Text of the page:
Targeted Cancer Therapy

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What is targeted cancer therapy?

As researchers have learned more about the differences in cancer cells (or other cells near them) that help them grow and thrive, they have been able to develop drugs that target these differences. Treatment with these drugs is often called targeted therapy.

Targeted therapy drugs, like other drugs used to treat cancer, are technically considered chemotherapy. But targeted therapy drugs don’t work the same way as standard chemotherapy (chemo) drugs. For example, many targeted drugs go after the cancer cells’ inner workings—the programming that sets them apart from normal, healthy cells. These drugs tend to have different (and often less severe) side effects than standard chemo drugs.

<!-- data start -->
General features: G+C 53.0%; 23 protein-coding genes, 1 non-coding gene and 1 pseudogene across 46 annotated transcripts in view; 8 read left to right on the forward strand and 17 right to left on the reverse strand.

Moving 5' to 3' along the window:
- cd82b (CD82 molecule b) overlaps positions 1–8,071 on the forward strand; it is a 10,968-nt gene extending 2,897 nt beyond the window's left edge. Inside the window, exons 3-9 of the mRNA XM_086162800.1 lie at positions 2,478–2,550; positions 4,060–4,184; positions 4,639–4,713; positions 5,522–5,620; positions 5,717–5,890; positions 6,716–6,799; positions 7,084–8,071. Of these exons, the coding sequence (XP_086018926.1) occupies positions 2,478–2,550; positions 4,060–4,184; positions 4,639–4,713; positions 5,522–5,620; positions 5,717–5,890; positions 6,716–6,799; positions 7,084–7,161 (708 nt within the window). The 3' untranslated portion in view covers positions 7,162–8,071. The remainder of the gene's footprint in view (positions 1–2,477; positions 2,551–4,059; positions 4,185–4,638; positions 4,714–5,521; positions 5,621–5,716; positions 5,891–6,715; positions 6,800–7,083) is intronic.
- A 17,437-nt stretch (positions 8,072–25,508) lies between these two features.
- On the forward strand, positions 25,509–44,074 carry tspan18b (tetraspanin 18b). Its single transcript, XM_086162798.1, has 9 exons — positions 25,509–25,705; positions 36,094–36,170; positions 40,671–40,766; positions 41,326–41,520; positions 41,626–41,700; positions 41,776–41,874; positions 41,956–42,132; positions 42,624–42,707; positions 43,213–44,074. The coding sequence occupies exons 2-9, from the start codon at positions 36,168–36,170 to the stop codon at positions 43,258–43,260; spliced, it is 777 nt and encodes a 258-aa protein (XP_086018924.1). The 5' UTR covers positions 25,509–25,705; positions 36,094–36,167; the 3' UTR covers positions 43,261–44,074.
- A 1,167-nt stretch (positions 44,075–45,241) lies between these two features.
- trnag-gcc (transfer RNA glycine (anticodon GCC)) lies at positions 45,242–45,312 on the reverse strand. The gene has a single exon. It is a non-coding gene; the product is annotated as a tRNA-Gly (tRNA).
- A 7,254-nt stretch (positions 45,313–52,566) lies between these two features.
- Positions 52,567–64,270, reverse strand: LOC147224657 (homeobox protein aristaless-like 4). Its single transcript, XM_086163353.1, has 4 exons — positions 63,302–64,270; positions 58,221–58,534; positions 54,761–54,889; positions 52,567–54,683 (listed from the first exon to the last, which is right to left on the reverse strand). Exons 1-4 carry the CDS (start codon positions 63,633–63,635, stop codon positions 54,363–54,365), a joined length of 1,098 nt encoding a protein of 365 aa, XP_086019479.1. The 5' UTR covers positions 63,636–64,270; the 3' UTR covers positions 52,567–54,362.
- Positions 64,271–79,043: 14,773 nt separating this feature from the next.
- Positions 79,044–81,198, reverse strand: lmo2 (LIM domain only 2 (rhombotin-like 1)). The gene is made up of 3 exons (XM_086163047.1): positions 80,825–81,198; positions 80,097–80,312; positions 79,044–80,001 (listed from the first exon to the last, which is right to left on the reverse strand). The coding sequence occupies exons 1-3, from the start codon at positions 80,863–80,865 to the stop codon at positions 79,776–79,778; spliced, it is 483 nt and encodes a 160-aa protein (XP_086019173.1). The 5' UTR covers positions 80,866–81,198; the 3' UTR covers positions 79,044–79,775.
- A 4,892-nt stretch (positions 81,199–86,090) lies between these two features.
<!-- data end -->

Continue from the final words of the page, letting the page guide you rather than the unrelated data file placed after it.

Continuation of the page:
Targeted therapy is a special type of chemotherapy that takes advantage of small differences between normal cells and cancer cells. It’s sometimes used alone, but most often other cancer treatments are used with the targeted drug.

Targeted drugs can be used as the main treatment for some cancers, but in most cases they’re used along with other treatments such as chemo, surgery, and/or radiation therapy.

In the next few sections we will cover:

Last Medical Review: 12/08/2014
Last Revised: 12/11/2014